When Jose Reyes was signed by the Marlins, there were indications that Hanley Ramirez — the man who was displaced from shortstop — was sulking about it.
But apparently things are all better now. Joe Capozzi reports:
Most days after spring training workouts end, the baseball competition continues for Hanley Ramirez and Jose Reyes.
The $25 million left side of the Marlins’ infield will go to one of their apartments, sit down in front of a television and turn on PlayStation.
“The machine doesn’t allow us to play the same team, so I play with Boston, he plays with the Phillies,’ Reyes said Thursday after the Marlins’ 3-1 win over the New York Mets.
Not that this means anything. My children play Wii together and every other game ends with fights and allegations of cheating. So pardon me if I don’t believe that everything is rosy on the left side of the Marlins infield just yet.
Nationals’ outfielder Adam Eaton was carried off the field after stumbling over first base on Friday night. In the ninth inning of the Nationals’ 7-5 loss to the Mets, Eaton appeared to catch his ankle on the bag as he ran out an infield single, suffering a leg injury on the fall. He was unable to put pressure on his left leg after the play and required assistance by two of the Nationals’ athletic trainers as he exited the field.
Eaton is scheduled to undergo an MRI on Saturday, but Nationals’ manager Dusty Baker told reporters that it “doesn’t look too good.” It’s the first significant leg injury the outfielder has sustained since 2014, when he went on the 15-day disabled list with a hamstring strain. He’ll likely be replaced by Michael Taylor in center field for the next couple of games, though that could be a temporary fix as the Nationals seek a better solution during Eaton’s recovery process.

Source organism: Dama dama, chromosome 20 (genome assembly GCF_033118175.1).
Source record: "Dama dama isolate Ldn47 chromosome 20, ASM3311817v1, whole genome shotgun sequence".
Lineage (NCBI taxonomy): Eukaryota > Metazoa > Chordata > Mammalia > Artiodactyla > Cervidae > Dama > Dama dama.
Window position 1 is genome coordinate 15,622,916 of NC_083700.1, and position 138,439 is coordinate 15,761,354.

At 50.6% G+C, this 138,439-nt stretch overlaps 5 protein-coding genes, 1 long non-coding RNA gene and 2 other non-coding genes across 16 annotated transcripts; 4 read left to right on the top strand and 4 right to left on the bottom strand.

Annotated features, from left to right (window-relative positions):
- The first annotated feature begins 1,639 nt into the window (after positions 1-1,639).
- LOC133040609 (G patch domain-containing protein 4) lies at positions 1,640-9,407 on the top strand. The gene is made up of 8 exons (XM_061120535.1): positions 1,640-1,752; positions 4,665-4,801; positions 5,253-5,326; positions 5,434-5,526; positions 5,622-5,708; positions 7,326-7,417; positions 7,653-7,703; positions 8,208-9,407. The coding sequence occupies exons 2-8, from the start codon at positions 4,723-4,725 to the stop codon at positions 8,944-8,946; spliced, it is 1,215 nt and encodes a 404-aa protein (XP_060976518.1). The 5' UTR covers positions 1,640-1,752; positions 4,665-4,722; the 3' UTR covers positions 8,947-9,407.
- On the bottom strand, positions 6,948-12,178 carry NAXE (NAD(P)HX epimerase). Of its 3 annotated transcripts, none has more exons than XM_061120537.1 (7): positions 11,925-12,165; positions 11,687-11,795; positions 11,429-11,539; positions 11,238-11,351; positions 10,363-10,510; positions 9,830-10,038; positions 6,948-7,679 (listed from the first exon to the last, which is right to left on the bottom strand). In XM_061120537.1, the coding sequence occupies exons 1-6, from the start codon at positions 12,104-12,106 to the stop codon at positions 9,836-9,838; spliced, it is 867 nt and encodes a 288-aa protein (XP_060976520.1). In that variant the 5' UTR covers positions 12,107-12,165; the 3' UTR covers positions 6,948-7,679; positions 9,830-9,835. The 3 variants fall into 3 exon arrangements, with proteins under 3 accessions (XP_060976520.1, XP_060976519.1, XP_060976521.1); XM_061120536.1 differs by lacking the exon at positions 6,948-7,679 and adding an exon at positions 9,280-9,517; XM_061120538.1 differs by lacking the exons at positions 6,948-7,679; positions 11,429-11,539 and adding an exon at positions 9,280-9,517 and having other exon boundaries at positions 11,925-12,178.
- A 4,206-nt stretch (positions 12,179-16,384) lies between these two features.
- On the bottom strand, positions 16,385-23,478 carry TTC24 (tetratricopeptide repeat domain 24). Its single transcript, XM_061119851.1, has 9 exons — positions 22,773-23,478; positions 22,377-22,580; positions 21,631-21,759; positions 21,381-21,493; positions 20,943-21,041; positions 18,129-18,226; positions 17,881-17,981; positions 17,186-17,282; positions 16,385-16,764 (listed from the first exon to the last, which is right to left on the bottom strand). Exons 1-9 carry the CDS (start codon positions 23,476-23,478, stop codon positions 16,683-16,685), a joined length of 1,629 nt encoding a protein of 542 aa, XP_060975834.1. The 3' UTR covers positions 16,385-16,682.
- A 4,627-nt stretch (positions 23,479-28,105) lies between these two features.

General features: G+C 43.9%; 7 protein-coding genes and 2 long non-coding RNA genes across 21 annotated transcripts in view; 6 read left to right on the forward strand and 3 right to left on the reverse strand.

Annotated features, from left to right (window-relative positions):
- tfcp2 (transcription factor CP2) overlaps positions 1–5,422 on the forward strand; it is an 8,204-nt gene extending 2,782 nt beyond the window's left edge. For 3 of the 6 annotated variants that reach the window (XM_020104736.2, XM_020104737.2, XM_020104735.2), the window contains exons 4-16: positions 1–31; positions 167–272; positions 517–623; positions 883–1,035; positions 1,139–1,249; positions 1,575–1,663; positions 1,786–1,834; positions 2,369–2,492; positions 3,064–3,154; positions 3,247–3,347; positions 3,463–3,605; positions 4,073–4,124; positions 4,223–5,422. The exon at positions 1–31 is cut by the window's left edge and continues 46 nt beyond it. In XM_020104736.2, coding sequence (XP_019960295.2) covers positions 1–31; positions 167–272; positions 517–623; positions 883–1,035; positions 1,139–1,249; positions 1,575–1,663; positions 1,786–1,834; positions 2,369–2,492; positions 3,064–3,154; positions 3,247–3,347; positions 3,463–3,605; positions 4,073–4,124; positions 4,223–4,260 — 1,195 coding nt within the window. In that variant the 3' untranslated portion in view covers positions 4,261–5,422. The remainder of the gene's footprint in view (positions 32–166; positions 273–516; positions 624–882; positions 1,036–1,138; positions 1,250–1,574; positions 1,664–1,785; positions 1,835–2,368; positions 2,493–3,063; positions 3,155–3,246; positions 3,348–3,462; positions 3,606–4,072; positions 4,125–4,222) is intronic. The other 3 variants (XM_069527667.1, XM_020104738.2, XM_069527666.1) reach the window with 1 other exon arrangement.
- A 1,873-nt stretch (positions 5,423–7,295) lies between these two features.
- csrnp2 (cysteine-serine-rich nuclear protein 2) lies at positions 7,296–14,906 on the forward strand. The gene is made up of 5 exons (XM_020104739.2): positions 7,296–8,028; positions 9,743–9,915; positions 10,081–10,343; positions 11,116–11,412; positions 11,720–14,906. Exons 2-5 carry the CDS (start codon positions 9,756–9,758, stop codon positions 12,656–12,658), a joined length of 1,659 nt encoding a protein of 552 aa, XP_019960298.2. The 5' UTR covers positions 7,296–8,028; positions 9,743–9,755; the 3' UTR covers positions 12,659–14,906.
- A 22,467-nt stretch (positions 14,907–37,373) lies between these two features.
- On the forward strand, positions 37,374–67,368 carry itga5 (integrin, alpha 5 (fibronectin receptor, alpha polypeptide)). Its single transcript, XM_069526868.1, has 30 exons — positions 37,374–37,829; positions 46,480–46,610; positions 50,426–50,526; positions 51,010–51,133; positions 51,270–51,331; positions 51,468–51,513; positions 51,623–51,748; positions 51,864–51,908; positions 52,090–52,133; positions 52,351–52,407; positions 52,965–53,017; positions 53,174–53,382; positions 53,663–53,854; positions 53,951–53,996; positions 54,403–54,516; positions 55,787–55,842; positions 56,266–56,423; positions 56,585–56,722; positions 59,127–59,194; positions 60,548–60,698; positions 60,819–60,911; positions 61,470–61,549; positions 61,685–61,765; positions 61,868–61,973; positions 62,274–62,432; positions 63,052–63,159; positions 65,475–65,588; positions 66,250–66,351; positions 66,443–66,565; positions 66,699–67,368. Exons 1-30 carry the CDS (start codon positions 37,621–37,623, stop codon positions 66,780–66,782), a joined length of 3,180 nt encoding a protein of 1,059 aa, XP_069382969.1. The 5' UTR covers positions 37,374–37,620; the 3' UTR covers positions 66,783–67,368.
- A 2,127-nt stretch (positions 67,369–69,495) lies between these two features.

It’s been just over a week since Giants’ left-hander Madison Bumgarner got a serious scare after a nasty dirt bike accident. He escaped with bruised ribs and a Grade 2 strain of his left shoulder AC joint, but there was some speculation that the injuries would cause a significant, if not permanent, setback in the southpaw’s career. Thankfully, things aren’t looking quite so bleak today. Not only will Bumgarner not require surgery, but he could return as soon as the week following the All-Star break, the Giants said Friday.
Of course, that timeline is wholly dependent on how smoothly the recovery process goes, so nothing is set in stone yet. NBC Sports Bay Area’s Alex Pavlovic estimates 2-3 months of rest and rehab, including “two months before he can get back on the mound and then another three to four weeks of throwing and rehab starts before he’s big league-ready.” It’s a long and laborious schedule, but still looks much better than any surgical alternative.
Prior to the accident, Bumgarner was working on a solid start to the 2017 season. He maintained a 3.00 ERA, 1.3 BB/9 and 9.3 SO/9 through 27 innings with the club, though his average 1.75 runs of support per start fed into an 0-3 record.